For most surfers, a really long ride might last about 20 seconds and cover 50-60 yards, so imagine the thrill experienced by a group of standup paddlers recently when they rode waves for a distance of nearly five miles — amid the splendor of the pristine Alaskan wilderness.
The magical event played out on the Turnagain Arm in the Cook Inlet near Girdwood, thanks to a phenomenon called a tidal bore, caused when the leading edge of an incoming tide pushes against an opposing current or the direction of a river. This creates actual tidal waves.
Tidal bores occur in very few places around the world and the Turnagain Arm exhibits a tidal bore only when conditions are right.
Surfers often try to predict when this will happen. They can ride the waves but with traditional surfboards it’s difficult to stay on them for the duration, because they can suddenly diminish before building again.
However, the advent of larger standup boards, on which surfers use a paddle for propulsion, has maximized the Turnagain bore experience.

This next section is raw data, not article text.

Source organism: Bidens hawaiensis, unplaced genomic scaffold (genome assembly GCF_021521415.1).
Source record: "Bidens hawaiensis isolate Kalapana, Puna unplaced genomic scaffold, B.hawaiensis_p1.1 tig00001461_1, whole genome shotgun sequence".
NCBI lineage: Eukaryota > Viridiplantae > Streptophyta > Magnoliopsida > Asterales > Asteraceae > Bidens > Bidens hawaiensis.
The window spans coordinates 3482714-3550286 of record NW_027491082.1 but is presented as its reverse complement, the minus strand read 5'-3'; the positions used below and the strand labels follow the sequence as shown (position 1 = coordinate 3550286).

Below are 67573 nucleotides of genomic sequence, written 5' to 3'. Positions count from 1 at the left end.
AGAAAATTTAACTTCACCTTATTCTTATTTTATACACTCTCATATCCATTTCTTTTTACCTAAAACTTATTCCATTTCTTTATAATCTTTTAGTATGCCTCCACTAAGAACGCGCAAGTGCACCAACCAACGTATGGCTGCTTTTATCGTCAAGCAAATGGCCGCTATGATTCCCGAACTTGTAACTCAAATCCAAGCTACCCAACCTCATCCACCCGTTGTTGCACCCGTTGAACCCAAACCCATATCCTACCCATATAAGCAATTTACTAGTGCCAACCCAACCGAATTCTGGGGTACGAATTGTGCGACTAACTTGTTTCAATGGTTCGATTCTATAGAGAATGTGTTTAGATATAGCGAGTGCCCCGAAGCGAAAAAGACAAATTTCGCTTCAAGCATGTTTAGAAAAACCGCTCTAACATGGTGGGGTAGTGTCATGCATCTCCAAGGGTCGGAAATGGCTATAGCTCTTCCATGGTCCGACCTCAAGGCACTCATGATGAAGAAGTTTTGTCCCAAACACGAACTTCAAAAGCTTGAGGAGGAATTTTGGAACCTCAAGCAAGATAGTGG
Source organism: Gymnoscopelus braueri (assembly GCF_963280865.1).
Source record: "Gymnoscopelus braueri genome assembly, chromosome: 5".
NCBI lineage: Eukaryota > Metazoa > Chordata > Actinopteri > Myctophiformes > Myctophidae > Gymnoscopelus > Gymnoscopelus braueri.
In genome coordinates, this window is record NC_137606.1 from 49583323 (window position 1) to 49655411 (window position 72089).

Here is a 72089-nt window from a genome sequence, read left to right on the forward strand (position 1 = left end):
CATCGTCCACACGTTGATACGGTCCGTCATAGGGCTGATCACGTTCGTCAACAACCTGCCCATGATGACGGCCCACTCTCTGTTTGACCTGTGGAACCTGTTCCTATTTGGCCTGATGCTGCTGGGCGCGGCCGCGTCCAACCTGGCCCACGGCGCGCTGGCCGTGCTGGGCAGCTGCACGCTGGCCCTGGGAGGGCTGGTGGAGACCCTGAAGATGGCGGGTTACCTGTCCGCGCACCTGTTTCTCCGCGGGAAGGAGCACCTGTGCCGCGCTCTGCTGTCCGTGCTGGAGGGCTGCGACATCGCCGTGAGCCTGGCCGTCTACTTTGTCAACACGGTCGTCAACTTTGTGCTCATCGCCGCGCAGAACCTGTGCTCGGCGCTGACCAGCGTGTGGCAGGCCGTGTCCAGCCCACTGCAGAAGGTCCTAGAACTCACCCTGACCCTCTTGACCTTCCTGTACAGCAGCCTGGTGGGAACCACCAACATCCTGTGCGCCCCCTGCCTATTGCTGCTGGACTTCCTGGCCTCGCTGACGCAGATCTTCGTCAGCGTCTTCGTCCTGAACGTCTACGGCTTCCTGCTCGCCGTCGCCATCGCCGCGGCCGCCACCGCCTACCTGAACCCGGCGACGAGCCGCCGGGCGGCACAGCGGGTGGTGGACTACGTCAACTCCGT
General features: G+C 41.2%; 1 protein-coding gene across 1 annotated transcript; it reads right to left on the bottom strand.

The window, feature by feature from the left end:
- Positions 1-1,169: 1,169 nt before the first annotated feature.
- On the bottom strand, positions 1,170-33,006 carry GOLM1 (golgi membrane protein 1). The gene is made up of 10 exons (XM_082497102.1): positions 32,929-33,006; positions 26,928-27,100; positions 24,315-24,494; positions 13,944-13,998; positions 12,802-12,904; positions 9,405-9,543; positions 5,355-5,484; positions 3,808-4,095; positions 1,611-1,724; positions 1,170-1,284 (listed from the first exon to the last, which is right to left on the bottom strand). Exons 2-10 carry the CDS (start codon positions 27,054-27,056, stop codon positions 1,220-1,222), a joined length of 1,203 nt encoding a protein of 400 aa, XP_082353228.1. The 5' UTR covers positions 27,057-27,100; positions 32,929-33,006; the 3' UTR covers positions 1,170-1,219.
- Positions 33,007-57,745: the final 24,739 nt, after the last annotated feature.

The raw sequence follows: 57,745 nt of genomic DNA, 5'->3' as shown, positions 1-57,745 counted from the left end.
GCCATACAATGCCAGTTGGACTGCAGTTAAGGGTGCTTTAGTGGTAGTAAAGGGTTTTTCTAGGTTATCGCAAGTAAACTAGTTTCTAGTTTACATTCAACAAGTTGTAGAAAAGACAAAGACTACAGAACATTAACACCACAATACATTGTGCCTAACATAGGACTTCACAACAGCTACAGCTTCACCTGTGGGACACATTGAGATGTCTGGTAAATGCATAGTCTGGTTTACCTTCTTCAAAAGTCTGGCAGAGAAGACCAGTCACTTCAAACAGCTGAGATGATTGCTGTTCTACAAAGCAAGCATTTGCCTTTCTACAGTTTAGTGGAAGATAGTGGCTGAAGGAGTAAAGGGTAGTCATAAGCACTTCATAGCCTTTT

Word is spreading, too. In its winter issue, Standup Paddler Magazine (SUP) published an aerial photograph showing Eric Newberry, Dave Calkins and Mike McCune cruising on the face of a bore wave.
Scott Dickerson of SurfAlaska.net captured the image and shot video (both shown in this post) from a motorized paraglider.
On his website Dickerson referenced to “bore fever” in anticipation of the event, and of the session itself: “You know, the sessions with five-mile rides,” he wrote.
“The one where you could catch the wave right after breakfast and ride it till lunch. Foot cramps from doing so many turns on the standup board … that was pretty sweet.”
– Image is courtesy of Â©Scott Dickerson and protected by copyright laws
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